The Unexpected Way Some Fish Climb Up Waterfalls

The wide and varied creatures of the animal kingdom all have different habitats, behaviors and roles to play. Their biology, then, is adapted to enable them to thrive in whatever their unique area happens to be. For numerous different bird species, for instance, the skies and high nesting locations are their domain, hence their majestic wings.

Needless to say, not all birds have these. Per World Atlas, there are around 57 species of flightless birds, including some penguins. Many of these particular species are famed for their ungainly waddle on land and deft, agile swimming, another example of their adaptation to their specific habitat.

Fish, too, are aquatic animals and generally fantastic swimmers. They can usually breathe just fine underwater using their gills, but their drippy domain can pose unique problems. How do fish traverse the rushing waters of a waterfall? Going down is one thing, but some species have developed a surprising way of climbing them.

The incredible Nopili rock-climbing goby

Fish, of course, don't really have bodies that are naturally adapted to climbing of any sort. Even so, some unique species battle on and achieve remarkable things despite that limitation. The mudskipper is one such example. The documentary "Wild Africa" stated in 2009 (per the BBC) that a mudskipper is "not so much a fish, but half a fish," capable of evading the many threats in the water by climbing trees and finding high ground. Breathing on land is a very unique trait for a fish, but the multitalented mudskipper makes its own rules.

Without opposable thumbs, claws, or any conventional grasping tools, fish have to find ways to ascend using the familiar body parts they tend to have in common: their fins and powerful mouths. The latter, in particular, is crucial for some fish's efforts to climb waterfalls.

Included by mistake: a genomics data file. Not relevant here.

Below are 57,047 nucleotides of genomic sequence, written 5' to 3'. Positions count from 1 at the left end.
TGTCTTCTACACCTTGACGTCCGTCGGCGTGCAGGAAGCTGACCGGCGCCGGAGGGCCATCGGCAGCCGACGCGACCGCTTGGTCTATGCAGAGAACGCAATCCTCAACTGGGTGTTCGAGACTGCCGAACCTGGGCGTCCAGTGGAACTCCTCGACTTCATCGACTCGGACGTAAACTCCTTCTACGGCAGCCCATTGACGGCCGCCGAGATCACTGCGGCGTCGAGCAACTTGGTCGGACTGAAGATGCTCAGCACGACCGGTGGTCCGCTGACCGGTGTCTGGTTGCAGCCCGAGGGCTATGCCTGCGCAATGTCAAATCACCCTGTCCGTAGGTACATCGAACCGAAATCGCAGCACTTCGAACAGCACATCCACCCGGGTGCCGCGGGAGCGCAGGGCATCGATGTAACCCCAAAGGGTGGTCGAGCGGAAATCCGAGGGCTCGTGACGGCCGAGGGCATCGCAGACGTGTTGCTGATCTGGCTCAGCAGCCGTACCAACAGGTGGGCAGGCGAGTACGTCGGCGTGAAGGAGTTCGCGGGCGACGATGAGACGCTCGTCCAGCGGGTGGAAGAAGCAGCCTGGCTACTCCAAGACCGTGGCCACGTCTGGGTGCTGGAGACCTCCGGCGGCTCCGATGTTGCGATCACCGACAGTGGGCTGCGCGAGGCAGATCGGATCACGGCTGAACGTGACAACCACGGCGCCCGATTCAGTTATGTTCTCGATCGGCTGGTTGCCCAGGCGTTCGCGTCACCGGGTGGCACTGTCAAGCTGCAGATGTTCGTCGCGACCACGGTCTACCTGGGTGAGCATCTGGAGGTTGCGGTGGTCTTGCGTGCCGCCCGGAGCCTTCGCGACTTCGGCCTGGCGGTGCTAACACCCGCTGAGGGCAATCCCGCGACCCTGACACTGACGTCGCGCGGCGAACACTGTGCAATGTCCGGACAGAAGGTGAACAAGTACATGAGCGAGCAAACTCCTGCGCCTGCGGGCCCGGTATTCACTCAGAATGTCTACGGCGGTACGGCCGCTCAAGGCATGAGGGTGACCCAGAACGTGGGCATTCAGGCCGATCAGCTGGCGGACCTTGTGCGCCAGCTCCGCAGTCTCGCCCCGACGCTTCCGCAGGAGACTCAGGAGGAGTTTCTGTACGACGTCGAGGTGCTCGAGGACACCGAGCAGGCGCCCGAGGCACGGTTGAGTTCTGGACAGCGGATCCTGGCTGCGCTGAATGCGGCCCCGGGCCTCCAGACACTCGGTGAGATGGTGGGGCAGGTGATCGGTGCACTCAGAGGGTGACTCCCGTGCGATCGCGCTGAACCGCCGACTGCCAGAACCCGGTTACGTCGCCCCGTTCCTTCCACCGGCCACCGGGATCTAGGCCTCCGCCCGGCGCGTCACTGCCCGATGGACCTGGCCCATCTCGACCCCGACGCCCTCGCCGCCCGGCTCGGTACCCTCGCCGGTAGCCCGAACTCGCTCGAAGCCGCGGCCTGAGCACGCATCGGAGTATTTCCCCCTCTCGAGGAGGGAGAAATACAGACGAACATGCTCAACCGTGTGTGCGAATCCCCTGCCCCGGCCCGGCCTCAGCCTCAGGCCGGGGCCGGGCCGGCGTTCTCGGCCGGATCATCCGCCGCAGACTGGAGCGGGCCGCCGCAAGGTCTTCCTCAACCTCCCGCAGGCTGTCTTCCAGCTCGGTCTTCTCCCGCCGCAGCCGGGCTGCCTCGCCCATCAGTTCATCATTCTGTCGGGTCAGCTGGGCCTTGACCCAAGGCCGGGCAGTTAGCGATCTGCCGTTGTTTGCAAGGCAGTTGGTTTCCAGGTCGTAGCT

According to National Geographic, the Nopili rock-climbing goby, as its name suggests, has no problem climbing this tricky terrain. The outlet reports that this small yet formidable fish "uses suckers in its mouth and belly to move up steep cliffs in its rugged Hawaiian habitat." This goby is only about an inch in length, but it seems to be quite the powerhouse.

Gobies are some nature's most impressive climbers

In the 2013 paper "Evolutionary Novelty versus Exaptation: Oral Kinematics in Feeding versus Climbing in the Waterfall-Climbing Hawaiian Goby Sicyopterus stimpsoni" (via PLOS One), Joshua A. Cullen, Richard W. Blob et al dive into this curious little fish and its incredible talent. According to the researchers, "these fish use an 'inching' behavior to climb waterfalls, in which an oral sucker is cyclically protruded and attached to the climbing surface."

The study went on to explain that the same species exhibits a similar and unusual way of eating, suggesting that it may have developed such behaviors in order to adapt to the unique challenges of its environment. Blob went on to explain to Live Science just how much the Nopili rock-climbing goby goes through in its attempts, which can result in scale waterfalls around 100 meters (330 feet) tall. According to Blob, such a journey would be the equivalent of a human "doing a marathon, some 26 miles (42 kilometers) long, except climbing up a vertical cliff-face against rushing water."

Every goby species, Smithsonian Magazine reports, has an attachment in the stomach region that enables them to climb like this. This is how these great survivors make new homes for themselves when their often-volatile environments are threatened and a waterfall would prevent them from reaching safer waters. The Nopili rock-climbing goby is simply the best at doing so.